Beat the Micro Bead campaign brings worldwide cosmetics industry to its knees

Source: Plastic Soup Foundation

Amsterdam, 7 May, 2013 – Unilever led the way at the end of 2012 by eliminating micro beads from its personal care products and now Colgate-Palmolive, Beiersdorf and L’Oreal are following suit. The announcement was made during the RTL News Programme of 6 May.

From the shower drain to the sea

Scientists are increasingly worried about these microscopic pieces of plastic. The plastic particles flow down the shower drain to water treatment plants via the sewer. As they are so small, they pass through the treatment plants and end up in the sea. That is precisely where they do not belong, according to the 25 NGOs that have joined the Beat The Bead campaign, started by the PSF and the North Sea Foundation.

Maria Westerbos of the Plastic Soup Foundation: “This is incredibly encouraging, although we are disappointed neither Beiersdorf nor L’Oreal have provided a phase out date for the micro beads.”

Jeroen Dagevos of the North Sea Foundation: “That is why their products will for the moment keep their code red status in our database and on the Warning, Plastics Inside App, available free for iPads and iPhones. Colgate-Palmolive will immediately go to Orange; the company has indicated the products will go plastic free in Europe by end 2013 and worldwide in 2014.”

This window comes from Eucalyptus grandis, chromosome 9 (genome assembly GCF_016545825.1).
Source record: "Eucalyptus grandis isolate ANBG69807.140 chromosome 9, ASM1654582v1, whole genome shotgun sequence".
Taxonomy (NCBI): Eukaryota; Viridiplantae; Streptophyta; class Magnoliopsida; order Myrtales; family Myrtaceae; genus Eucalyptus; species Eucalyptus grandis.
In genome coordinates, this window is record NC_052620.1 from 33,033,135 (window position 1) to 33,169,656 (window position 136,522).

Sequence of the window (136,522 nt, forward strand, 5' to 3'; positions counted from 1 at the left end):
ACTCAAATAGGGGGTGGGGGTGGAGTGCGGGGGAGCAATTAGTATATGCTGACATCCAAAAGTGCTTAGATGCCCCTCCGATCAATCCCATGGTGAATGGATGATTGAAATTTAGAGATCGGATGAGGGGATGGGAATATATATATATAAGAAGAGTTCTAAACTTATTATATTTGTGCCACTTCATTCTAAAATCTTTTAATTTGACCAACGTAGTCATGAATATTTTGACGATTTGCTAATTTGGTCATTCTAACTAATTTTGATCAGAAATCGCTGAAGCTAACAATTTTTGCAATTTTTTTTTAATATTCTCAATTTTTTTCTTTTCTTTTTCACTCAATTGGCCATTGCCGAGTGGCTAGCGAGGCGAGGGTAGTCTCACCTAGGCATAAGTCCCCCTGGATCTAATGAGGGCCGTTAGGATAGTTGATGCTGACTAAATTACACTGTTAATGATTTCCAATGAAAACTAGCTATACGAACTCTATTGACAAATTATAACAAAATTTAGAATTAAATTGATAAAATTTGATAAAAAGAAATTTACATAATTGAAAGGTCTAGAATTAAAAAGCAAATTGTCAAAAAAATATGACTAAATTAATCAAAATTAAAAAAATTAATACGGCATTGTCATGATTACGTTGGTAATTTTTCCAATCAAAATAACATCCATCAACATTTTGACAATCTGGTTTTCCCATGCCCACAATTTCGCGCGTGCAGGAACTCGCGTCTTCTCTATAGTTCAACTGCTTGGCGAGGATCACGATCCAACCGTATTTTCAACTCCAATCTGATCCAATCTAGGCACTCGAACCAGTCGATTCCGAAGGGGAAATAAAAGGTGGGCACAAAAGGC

Westerbos: “The last to hold on tight and to persistently keep polluting our waters, are Procter & Gamble, and Johnson and Johnson. We are very curious to see when they will finally understand. No consumer in the world wants to brush their teeth or wash their hair with plastic.”

The Netherlands leading the way

In 2012, a number of retail chains in the Netherlands decided to stop adding micro beads to their personal care products. The HEMA and Trekpleister went into action: in mid-2013, all their personal care products and cosmetics are free of micro beads. De Tuinen also came on board: the chain has virtually stopped selling any product containing micro plastics. Taking it even further, De Tuinen will from 1 June 2013 refuse to trade with any supplier that has plastic in any of its products.

Remark brands Zarqa, Vogue and Therme are also now plastic-free. Kruidvat has also held true to its promise: its new, micro plastic free products will go on sale towards the end of 2013. Etos will take more time: the chain is expected to start selling its first micro bead plastic products only towards the end of 2013. The Body Shop, part of the L’Oreal Group, most recently also joined, promising it will act “better” soon.

On the Political Front

The Netherlands is also leading on the political front, with government discussing micro beads. Two weeks ago, Dutch state secretary Wilma said she would call on the European Commission to ban the use of plastics in personal care products.

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